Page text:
The expectations always vary when it comes to ragging in college. While some enter college wanting to interact and have ties with seniors, the others dread the ‘ragging’ that they may have to face. “I always knew that there’d be mild ragging, where I’d have to introduce myself and probably do a few things. But I wouldn’t want to call it ragging though. Ragging is way more serious than that. But the irony of it all was that I wasn’t even asked to give my bio-data. I was a little disappointed that there was almost no interaction in the beginning between the freshers and the seniors”, says Joyson, who will be a proud senior this year. At the same time, there are students who couldn’t have been happier to have been left alone. “I was terrified on the first day. For about a week all I did was attend my classes and go back home. I didn’t talk to anybody in that period. The teachers had told us that we could tell them if anybody was bothering us, but I was scared to even talk to my seniors. After a month I guess, when nothing happened, I let go off my inhibitions and started socializing around college“, says Sruthi, a 2nd year student.

A group of juniors and seniors... Credit: Rouge Wave

A group of juniors and seniors... Credit: Rouge Wave

With ragging turning an ugly face today, the Supreme Court has passed a judgment to ban ragging. Colleges all over the nation have started to take a firmer stand on the issue of ragging. But are the students happy? “It’s unfortunate that people are dying and committing suicides due to ragging. The physical and mental abuse they probably go through is unimaginable. The seniors must be psychos to put another person through so much torture. But because of a few of them, why should the rest of the country be prohibited from interacting with their juniors? Not everybody is as twisted in the head as they are. We only want a friendly interaction. After all, ragging does serve as a major ice-breaker between the freshers and the seniors”, states MJ, who is pro-mild ragging. Ragging also has its share of advantages. It leads to strong bonds being formed between students of different years and groups. “I’ve managed to make more friends of other years than people in my own batch. And the best part is that I get their text books and study material at the end of the year. Who needs their own books when they have seniors as friends”, says Aditya, a 1st year student, jokingly.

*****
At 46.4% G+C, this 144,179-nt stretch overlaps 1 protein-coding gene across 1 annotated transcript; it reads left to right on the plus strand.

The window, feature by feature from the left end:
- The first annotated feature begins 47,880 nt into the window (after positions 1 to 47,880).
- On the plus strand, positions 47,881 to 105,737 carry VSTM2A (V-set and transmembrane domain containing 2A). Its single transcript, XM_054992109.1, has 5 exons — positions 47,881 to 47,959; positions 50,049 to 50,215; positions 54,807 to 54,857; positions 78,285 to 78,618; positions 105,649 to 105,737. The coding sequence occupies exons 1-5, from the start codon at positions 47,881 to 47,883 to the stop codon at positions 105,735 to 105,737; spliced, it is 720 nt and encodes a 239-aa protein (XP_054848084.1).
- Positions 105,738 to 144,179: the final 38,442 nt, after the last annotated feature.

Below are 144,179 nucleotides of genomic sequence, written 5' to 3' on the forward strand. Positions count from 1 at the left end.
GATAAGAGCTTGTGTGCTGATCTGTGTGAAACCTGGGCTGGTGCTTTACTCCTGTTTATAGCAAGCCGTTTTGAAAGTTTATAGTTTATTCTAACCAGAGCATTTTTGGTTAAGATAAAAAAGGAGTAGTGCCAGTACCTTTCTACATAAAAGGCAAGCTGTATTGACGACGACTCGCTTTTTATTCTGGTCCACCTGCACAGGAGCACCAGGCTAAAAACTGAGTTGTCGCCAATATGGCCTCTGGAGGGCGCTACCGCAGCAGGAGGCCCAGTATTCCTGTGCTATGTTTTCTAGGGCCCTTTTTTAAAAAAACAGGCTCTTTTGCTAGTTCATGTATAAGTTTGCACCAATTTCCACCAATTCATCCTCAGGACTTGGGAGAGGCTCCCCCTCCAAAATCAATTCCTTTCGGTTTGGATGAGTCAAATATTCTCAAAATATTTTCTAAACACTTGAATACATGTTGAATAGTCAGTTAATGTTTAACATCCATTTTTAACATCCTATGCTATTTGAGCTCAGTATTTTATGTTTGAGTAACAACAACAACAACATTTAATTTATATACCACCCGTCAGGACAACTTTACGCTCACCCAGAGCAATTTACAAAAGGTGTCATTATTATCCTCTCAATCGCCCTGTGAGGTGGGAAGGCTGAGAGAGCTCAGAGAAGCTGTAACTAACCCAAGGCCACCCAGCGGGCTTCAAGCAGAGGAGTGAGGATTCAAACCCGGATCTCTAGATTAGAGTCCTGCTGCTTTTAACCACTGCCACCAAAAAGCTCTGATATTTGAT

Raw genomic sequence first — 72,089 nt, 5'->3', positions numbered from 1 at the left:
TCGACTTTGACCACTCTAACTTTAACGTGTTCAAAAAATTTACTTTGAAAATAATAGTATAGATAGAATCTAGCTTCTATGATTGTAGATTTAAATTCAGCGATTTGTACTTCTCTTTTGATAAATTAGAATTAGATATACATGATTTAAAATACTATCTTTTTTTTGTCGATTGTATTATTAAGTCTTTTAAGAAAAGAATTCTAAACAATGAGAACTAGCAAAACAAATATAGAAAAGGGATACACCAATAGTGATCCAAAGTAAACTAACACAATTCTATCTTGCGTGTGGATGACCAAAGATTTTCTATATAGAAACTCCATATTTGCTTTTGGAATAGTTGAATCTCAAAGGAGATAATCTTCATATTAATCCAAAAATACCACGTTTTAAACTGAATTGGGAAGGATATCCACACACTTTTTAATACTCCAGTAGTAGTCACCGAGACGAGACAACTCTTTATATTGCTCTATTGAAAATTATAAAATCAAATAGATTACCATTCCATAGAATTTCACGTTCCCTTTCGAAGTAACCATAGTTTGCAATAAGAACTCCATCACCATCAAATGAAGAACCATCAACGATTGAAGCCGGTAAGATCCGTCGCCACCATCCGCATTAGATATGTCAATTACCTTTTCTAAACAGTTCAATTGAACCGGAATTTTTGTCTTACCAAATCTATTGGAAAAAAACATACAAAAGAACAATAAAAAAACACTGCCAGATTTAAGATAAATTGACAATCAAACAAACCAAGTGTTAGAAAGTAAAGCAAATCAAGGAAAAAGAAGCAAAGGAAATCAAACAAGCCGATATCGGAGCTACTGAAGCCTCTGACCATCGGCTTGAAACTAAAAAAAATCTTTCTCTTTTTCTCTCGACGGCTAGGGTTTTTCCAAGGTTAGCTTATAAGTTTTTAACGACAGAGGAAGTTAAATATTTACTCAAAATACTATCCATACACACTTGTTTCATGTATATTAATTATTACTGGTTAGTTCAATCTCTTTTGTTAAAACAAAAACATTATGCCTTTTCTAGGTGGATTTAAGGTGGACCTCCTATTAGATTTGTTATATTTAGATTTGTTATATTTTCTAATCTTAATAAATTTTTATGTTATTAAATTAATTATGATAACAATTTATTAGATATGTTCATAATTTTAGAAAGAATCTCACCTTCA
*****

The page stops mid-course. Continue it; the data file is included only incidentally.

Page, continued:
Ragging, Hazing, Ice-breaker, Friendly interaction (sometimes taken too far), Making connections. It could be called any of the above things. When done in the right way, ragging is enjoyable but if taken too far and abused too much, it can turn beastly. What is important and to be kept in mind is that the person on the other side of the fence is just that, a person who shouldn’t be treated as anything less. A person who deserves the same respect as the one doing the ragging. Let ragging be pleasant and not become a euphemism for crime and abuse.